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Posted by on Nov 16, 2009 in Language, Q&A | 21 comments

10 Irish Words You Should Know When Traveling Around the Emerald Isle

gaeltachtOne of the great things about traveling to Ireland is that the Irish people speak English. Or at least most of them do! In fact, over a half million Irish claim to speak Irish, the native language, often referred to as “Gaelic” by visitors.

Normally, you do not need to know any Irish language words in the course of staying at hotels or B&Bs, eating in restaurants, going shopping, or taking part in the conviviality of pubs.

However, it is useful to know some Irish words when traveling around the countryside – because there are certain areas in Ireland where Irish is the everyday spoken language and signs on the roads are all in Irish. Here are the top 10 words you should be able to recognize, if not actually pronounce. (Most Irish words are not pronounced the way they look).

  1. Gaeltacht – Region or district in Ireland where Irish (Gaelic) is the predominant language. There are Gaeltachts in Donegal, Meath, Mayo, Galway, Kerry, Waterford, and several other pockets around Ireland. Place names and road signs in Gaeltacht areas are usually in Irish, so it is wise to carry a map that lists places in both Irish and English. Otherwise, you can get lost pretty fast!
  2. Fáilte – Word you’ll see and hear over and over again. It simply means: Welcome. You’ll also see Céad Míle Fáilte which means 100,000 Welcomes.
  3. Sláinte – The toast you will hear in the pubs. It means “To Your Health!”
  4. Céilí – A traditional social dance event or party. You will see signs in pubs and tourist offices announcing a local céilí – and everyone is invited to join in. (pronounced Kay-lee)
  5. Craic – This word, pronounced “crack,” causes lots of consternation when you hear it first. No, it has nothing to do with drugs. It is an Irish word that simply means music, good times, entertainment and conversation – all in good fun. You’ll hear people say “Where’s the craic tonight?”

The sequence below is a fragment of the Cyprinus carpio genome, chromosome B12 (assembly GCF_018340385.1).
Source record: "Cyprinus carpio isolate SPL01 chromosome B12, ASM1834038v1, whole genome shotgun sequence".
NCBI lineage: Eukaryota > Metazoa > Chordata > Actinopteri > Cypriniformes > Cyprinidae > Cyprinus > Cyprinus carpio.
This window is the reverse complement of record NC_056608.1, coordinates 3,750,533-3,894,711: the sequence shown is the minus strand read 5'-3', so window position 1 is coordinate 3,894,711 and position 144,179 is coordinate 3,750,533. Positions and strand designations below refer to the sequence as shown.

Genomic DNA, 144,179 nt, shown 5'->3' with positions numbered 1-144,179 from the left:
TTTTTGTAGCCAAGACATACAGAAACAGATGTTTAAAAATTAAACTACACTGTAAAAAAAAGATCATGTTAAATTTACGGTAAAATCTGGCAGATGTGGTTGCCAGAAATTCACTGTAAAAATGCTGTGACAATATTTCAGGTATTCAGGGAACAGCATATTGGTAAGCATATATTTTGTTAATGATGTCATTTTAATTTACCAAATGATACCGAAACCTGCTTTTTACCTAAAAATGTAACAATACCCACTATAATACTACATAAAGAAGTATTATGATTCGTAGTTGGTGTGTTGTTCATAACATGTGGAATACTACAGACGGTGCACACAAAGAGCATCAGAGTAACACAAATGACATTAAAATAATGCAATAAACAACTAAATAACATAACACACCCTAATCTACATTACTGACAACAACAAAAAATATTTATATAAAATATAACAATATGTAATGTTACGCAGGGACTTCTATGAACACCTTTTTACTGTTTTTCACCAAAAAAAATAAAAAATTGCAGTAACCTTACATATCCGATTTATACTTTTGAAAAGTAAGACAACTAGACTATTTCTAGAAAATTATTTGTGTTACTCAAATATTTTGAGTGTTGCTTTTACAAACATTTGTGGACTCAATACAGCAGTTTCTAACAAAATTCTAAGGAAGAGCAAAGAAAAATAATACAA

6. Garda síochána – The police. The words mean “guardian of the peace.” Usually people just use the first word, Garda.
  7. Géill Slí – A road sign meaning “Yield right of way”
  8. Stad – A road sign saying: “Stop”
  9. Téigh – A road sign telling you it is safe to “Go.”
  10. Go Mall – Anther important road sign if you are tempted to go speeding on twisty roads – it means “Slow.”

TWO MORE TO ADD TO YOUR LIST from our editors…

There are two words we’d add to the list as well… they are often used to label the “toilets” (the Irish don’t usually use the word “bathroom”)

Mná = Women & Fir = Men

We wouldn’t want you walking into the wrong “restroom”!

Ireland Travel 101.jpgBy Patricia Preston from www.IrelandExpert.com and author of several must-read books on Ireland and Irish Travel. (May 2011 – Sadly, Pat passed away this month – She will be terribly missed… our farewell to Pat)

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21 Comments

  1. You forgot toilet!

    • I agree… Mna and Fir should be included aswell.

      • yes I agree and I know who it is sinead

  2. I think “Guinness, please” is a universal phrase ;).

    And Lydia, the Irish do choose the word toilet over the American-preferred bathroom and restroom.

    Oh, how our list could go on and on.

  3. Also missing is Go Raibh Maith Agat…! (Guh Rev Mohh A-gooth) = Thank You Where are their manners??

    And while I’m at it – Más é do thoil é (Mawce ay thuh hull ay = Please) …..

  4. Interesting. I would venture to say that many English words are not pronounced the way they look either. Actually Irish words are pronounced the way they look, but they are not pronounced as English (or French or Italian) words are

    women, through, trough, laugh, mountain, maintain etc…

  5. Great stuff — I’ve heard them all when I’ve traveled around Ireland. First time there I asked where the restroom was and there was a strange glance back. Then I was to find out that toilet is the word for that need! Good stuff.

  6. I’d add
    Slán = goodbye

    Slán abhaile (Slawn a-wall-ya) = Safe home — said to those who are leaving

    Slán abhaile is also the name of a very fine song [mostly in English] by Dermot Henry